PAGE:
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Public-Private Partnerships to Boost Local Land Conservation

March 14, 2011 | Land Trust Alliance | Albany, NY


Contacts: Ethan Winter
Land Trust Alliance
518-587-0774 |

Michael Bopp
(518) 402-8000

Communities Across New York State to Benefit


ALBANY, NY -- The New York State Department of Environmental Conservation (DEC) and the Land Trust Alliance (the Alliance) joined members of the state Legislature and land trust representatives today to announce $1.4 million in Conservation Partnership Program grants. The grants, funded through New York State’s Environmental Protection Fund (EPF), will enable local nonprofit land trusts to increase the pace, improve the quality, and ensure the permanence of voluntary conservation of private lands, resulting in significant environmental and economic benefits for communities across the state.

"The New York State Conservation Partnership Program advances Governor Cuomo's agenda for A Cleaner, Greener New York," said Joe Martens, Commissioner of the Department of Environmental Conservation. "New York State’s financial support for the Partnership Program is critical to the important work of land trusts who, in partnership with communities across New York, provide vital protection of open space for its environmental and economic value.”

“New York State has demonstrated its support of local land trusts and their vital mission to save the places New Yorkers cherish and depend on for clean air and water, food, and recreation,” said Rand Wentworth, President of the Land Trust Alliance. “I commend Governor Cuomo, Commissioner Martens, Senator Grisanti, Assemblyman Sweeney, and other members of the Legislature for their support of this pioneering initiative. The EPF and the Conservation Partnership Program are cost-effective investments that pay dividends for public health and New York’s economy.”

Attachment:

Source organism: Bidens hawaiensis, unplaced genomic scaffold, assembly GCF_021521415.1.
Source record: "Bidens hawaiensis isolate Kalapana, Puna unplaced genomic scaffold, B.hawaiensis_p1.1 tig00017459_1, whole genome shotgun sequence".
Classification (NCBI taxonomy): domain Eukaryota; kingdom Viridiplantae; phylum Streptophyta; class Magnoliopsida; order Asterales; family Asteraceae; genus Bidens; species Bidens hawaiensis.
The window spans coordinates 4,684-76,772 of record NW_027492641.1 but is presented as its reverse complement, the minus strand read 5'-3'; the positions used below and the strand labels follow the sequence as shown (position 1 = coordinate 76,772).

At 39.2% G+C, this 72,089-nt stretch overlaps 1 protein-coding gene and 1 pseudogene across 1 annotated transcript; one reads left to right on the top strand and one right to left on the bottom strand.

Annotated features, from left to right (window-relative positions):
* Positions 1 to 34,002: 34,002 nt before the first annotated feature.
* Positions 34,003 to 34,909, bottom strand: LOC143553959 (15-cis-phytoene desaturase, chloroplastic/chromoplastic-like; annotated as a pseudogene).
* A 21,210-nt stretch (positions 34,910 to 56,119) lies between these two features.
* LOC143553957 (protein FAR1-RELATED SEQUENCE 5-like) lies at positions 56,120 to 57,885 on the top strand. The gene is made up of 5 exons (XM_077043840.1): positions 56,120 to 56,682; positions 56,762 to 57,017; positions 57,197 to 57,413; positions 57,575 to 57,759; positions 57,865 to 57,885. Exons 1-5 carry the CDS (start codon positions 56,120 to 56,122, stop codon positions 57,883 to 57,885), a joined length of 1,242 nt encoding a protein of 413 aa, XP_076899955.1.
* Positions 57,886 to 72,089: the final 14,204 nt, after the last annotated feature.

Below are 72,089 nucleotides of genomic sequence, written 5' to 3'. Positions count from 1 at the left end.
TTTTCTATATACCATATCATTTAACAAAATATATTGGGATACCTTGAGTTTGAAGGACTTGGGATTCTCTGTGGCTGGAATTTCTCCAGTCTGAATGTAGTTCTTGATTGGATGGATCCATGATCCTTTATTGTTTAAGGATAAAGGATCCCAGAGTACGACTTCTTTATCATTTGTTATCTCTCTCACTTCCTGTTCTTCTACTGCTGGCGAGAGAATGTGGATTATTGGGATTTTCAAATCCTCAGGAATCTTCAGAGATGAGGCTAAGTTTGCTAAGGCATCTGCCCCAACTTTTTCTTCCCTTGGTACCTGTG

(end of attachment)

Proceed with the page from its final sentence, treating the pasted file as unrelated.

The competitive state grants announced today will be matched by more than $1.82 million in private and local funding. Since the program’s inception in 2002, the Conservation Partnership Program has leveraged over $12 million in additional funding, creating employment and advancement opportunities in the conservation field and helping local communities permanently conserve approximately 15,000 acres of farmland, wildlife habitat, recreation areas, and urban open space.

Since 2002, the Conservation Partnership Program has awarded matching grants for 350 projects benefitting 75 different land trust organizations across the state. The grants announced today will help local land trusts sustain and expand community and landowner outreach, land conservation, stewardship, and education programs. The grants will create new land trust jobs and strengthen partnerships with local and state governments, advancing efforts to preserve prime farmland, municipal watersheds and green infrastructure around the state. Land trusts will also apply funds to prepare for national accreditation, supporting New York land trusts’ commitment to best practices and rigorous standards for organizational excellence.

State Senator Mark Grisanti (R-Buffalo), Chair of the Senate Environmental Conservation Committee, said “By working together and connecting the work of land trusts in communities from Buffalo to Long Island, we are helping New York be a national leader in conserving and protecting working farms and private lands that support local jobs and businesses. This partnership benefits Grassroots Gardens of Buffalo and is a model for the EPF, and I look forward to its continued success.”

Assemblyman Robert Sweeney (D-Lindenhurst), Chair of the Assembly Environmental Conservation Committee, remarked, "This is a challenging time for homeowners, charities, and businesses across New York State. Empowering local communities through the Conservation Partnership Program is one proven way to give New York's citizens a voice in their future. It is also an effective way for New York to get the most out of the Environmental Protection Fund. We applaud the work land trusts do on Long Island and across the state and look forward to supporting the program in the coming years.”

Recent research underscores how investments in land conservation and open space boost property values, support local businesses, save taxpayer dollars, and protect public health, for example, by preserving watersheds and aquifers that provide clean drinking water for millions of New Yorkers. A report last year from the Trust for Public Land found that parks and open space on Long Island generate $2.74 billion in direct economic benefit from tourism, reduced government costs and public health. A 2010 report from the New York State Comptroller recommended the Conservation Partnership Program as a model for public-private collaboration because it leverages substantial resources for local efforts to preserve clean air and water resources, agriculture, and outdoor recreational opportunities close to home.